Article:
Inference with Imperfect Randomization: The Case of the Perry Preschool Program
AbstractThis paper considers the problem of inference about the effect of a program on multiple outcomes when assignment of treatment status is imperfectly randomized. Here, by imperfect randomization we mean that treatment status may have been reassigned after the initial randomization on the basis of observed or unobserved characteristics. We develop our methodology in the context of the High/Scope Perry Preschool program. We find significant effects of the program on a number of different outcomes of interest, including outcomes related to criminal activity for males, even after accounting for the imperfectness of the randomization and the multiplicity of hypotheses. On the other hand, effects of the program on other outcomes of interest, including outcomes related to criminal behavior for females, are no longer significant after more careful scrutiny.
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Bibliographic InfoPaper provided by Society for Economic Dynamics in its series 2010 Meeting Papers with number 1336.
Date of creation: 2010
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Postal: Society for Economic Dynamics Christian Zimmermann Economic Research Federal Reserve Bank of St. Louis PO Box 442 St. Louis MO 63166-0442 USA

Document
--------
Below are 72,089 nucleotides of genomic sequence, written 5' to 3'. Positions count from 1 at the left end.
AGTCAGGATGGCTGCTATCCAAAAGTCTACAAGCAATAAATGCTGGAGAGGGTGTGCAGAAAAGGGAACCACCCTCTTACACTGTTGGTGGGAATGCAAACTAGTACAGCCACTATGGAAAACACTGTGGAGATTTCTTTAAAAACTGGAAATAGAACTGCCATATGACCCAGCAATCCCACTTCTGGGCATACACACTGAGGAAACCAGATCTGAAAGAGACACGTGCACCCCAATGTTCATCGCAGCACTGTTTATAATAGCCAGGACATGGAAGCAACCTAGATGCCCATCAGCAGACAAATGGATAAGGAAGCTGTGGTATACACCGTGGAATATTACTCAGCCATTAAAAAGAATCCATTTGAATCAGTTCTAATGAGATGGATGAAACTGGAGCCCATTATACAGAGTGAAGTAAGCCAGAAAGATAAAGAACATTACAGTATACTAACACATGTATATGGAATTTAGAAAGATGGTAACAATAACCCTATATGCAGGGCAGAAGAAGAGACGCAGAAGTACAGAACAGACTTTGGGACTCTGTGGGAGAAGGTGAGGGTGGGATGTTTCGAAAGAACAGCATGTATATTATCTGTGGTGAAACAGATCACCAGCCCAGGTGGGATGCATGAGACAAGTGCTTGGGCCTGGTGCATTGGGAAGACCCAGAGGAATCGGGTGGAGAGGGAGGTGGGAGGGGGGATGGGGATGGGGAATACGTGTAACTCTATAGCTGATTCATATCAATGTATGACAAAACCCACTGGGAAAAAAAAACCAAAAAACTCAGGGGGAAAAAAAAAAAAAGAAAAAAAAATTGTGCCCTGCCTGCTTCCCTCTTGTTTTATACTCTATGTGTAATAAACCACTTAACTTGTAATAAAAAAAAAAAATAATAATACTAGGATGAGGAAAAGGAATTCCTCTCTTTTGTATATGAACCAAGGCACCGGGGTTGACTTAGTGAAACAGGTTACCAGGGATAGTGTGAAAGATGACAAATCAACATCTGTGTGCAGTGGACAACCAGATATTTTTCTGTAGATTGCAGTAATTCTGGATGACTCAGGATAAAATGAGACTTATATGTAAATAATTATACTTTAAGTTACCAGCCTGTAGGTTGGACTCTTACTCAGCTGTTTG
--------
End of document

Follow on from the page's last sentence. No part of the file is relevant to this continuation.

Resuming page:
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Other versions of this item:
- Heckman, James J. & Pinto, Rodrigo & Shaikh, Azeem M. & Yavitz, Adam, 2011. "Inference with Imperfect Randomization: The Case of the Perry Preschool Program," IZA Discussion Papers 5625, Institute for the Study of Labor (IZA).
- James J. Heckman & Rodrigo Pinto & Azeem M. Shaikh & Adam Yavitz, 2011. "Inference with Imperfect Randomization: The Case of the Perry Preschool Program," NBER Working Papers 16935, National Bureau of Economic Research, Inc.
- C31 - Mathematical and Quantitative Methods - - Multiple or Simultaneous Equation Models; Multiple Variables - - - Cross-Sectional Models; Spatial Models; Treatment Effect Models; Quantile Regressions; Social Interaction Models
- I21 - Health, Education, and Welfare - - Education - - - Analysis of Education
- J13 - Labor and Demographic Economics - - Demographic Economics - - - Fertility; Family Planning; Child Care; Children; Youth
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